In the 1970s, two spacecraft were designed and built for the wildly ambitious mission to study the outer reaches of the solar system. More than 40 years later, the two Voyager spacecraft are, incredibly enough, still functioning and transmitting data, even as they have left most of the solar system behind and headed out into interstellar space. The two craft have survived various glitches and problems, however, a recent issue with Voyager 1 has engineers at NASA scratching their heads.
Voyager 1’s altitude articulation and control system (AACS) is sending back some strange readings, and engineers are puzzled as the craft is still operating normally. The AACS is responsible for keeping Voyager in the right orientation and making sure that its antenna is pointing toward Earth so that the spacecraft can transmit data. But now, the AACS is sending back data that doesn’t make any sense — the data looks like it could be scrambled, for example, or suggests that the system is in an impossible state — even though the antenna is still pointing the right way and transmitting just fine.
The good news is that the spacecraft is still transmitting, and the issue has not forced the craft to go into safe mode. The signal continues to come through as strong as it was before, so engineers are confident that the antenna hasn’t shifted. But why the AACS is misbehaving in this way remains a mystery.
“A mystery like this is sort of par for the course at this stage of the Voyager mission,” said the project manager for both Voyager 1 and Voyager 2, Suzanne Dodd of NASA’s Jet Propulsion Laboratory, in a statement. “The spacecraft are both almost 45 years old, which is far beyond what the mission planners anticipated. We’re also in interstellar space – a high-radiation environment that no spacecraft have flown in before. So there are some big challenges for the engineering team. But I think if there’s a way to solve this issue with the AACS, our team will find it.”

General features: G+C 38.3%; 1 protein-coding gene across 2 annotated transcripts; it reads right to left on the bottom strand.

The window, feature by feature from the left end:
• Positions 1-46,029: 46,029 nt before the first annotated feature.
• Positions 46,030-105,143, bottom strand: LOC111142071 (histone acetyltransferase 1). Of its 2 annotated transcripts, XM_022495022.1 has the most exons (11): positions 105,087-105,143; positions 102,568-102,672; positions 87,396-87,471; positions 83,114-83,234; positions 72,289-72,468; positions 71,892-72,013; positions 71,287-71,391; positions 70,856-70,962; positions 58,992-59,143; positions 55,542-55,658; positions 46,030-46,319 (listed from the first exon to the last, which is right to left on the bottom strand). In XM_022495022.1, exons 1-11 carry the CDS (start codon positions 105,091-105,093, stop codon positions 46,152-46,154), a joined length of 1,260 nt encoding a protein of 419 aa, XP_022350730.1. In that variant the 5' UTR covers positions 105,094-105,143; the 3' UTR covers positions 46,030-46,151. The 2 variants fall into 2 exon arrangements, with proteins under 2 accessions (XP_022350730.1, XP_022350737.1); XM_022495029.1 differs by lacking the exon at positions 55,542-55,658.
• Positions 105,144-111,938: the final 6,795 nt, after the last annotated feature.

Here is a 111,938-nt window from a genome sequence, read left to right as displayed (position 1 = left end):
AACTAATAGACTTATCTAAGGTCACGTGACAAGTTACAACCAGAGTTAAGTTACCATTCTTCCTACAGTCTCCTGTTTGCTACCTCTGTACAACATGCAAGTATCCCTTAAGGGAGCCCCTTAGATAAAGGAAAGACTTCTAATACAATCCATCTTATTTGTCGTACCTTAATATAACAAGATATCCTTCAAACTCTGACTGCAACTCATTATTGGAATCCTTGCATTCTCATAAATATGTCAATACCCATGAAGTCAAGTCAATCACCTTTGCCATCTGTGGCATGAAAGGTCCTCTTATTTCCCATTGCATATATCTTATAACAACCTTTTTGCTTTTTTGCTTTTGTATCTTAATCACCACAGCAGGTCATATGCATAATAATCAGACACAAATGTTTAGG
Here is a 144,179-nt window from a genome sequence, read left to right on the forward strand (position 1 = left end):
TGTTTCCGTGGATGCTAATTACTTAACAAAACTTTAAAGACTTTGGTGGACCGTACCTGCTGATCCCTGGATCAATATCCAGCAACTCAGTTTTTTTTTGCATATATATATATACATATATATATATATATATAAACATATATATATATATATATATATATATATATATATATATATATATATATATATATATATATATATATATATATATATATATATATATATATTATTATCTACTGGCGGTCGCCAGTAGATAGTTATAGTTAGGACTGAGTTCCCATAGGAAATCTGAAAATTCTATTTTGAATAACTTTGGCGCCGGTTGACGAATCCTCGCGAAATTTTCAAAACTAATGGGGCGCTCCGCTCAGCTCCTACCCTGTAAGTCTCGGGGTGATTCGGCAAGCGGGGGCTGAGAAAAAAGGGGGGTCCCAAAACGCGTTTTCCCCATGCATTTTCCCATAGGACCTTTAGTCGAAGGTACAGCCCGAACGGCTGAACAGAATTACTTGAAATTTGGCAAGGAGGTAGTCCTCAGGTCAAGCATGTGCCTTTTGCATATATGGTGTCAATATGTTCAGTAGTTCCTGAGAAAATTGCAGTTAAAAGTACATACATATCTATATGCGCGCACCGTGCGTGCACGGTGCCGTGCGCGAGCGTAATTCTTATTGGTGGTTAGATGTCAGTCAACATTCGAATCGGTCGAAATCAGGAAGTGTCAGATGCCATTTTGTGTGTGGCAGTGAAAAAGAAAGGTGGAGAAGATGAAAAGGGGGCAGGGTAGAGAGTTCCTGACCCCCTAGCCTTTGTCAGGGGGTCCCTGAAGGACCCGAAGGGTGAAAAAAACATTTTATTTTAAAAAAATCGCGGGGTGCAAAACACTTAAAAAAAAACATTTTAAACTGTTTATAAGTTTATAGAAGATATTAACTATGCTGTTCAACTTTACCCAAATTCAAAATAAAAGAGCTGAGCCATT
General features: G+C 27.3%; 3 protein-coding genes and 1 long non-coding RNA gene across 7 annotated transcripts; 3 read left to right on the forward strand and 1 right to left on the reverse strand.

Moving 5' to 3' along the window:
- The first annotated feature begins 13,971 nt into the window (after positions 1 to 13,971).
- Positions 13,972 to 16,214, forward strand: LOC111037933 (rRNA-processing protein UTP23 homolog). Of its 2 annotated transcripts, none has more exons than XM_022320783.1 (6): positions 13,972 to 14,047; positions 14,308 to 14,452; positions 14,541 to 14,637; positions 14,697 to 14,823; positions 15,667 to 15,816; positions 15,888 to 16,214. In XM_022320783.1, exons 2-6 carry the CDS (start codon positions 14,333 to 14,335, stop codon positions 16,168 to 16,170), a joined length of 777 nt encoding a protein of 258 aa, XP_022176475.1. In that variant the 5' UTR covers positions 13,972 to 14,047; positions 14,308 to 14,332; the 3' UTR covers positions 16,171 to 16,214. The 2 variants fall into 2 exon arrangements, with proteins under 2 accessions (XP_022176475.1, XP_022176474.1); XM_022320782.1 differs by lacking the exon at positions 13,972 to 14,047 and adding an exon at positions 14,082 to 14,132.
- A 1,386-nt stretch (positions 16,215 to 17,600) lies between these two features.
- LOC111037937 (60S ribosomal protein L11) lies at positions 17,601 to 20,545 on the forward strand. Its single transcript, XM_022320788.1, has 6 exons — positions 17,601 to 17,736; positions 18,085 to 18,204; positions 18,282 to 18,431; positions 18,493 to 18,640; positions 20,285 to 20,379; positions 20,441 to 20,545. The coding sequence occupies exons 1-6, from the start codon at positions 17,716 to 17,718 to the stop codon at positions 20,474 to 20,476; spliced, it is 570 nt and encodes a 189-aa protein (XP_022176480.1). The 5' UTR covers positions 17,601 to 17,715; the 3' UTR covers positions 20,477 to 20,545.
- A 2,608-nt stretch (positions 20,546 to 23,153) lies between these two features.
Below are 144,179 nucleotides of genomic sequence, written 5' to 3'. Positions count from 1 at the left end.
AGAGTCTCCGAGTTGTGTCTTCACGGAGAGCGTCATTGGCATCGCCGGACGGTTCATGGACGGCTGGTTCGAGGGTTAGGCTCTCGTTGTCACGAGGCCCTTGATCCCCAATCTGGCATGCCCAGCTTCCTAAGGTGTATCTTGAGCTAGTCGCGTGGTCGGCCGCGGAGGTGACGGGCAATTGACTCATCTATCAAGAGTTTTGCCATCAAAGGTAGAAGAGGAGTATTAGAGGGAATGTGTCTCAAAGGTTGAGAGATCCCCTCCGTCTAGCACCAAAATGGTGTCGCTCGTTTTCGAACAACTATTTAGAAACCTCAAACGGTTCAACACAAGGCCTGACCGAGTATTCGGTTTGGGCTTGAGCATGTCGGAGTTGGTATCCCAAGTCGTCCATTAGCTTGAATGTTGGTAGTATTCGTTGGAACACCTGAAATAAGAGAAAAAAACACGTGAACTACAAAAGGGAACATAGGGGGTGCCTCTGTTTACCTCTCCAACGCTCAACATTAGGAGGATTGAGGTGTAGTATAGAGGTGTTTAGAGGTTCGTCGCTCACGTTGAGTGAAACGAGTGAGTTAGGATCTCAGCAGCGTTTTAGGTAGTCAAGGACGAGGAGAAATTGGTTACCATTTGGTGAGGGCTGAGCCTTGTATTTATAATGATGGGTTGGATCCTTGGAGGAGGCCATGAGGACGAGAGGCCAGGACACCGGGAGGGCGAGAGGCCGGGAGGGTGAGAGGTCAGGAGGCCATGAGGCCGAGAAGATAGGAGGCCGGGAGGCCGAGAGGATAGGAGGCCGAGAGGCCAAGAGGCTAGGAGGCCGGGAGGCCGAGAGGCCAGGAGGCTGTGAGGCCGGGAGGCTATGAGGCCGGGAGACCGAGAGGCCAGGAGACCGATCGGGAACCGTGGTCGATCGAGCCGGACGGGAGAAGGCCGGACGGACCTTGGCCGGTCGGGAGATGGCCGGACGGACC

To try to figure out what the issue is, the team will keep monitoring the messages sent by the spacecraft to try and see if the problem is with the AACS itself, or with one of the systems that transmit the data. But this will take a while, as Voyager 1 is so far away — at 14.5 billion miles (23.3 billion kilometers) from Earth currently — that it takes a long time for the signals to travel that distance. It currently takes almost two days to send a signal and receive a response.
The team may or may not be able to find out what’s causing the issue, but for now, they are happy that the spacecraft is still operating and that the AACS issue is a puzzle but not an immediate threat to the craft’s well-being.
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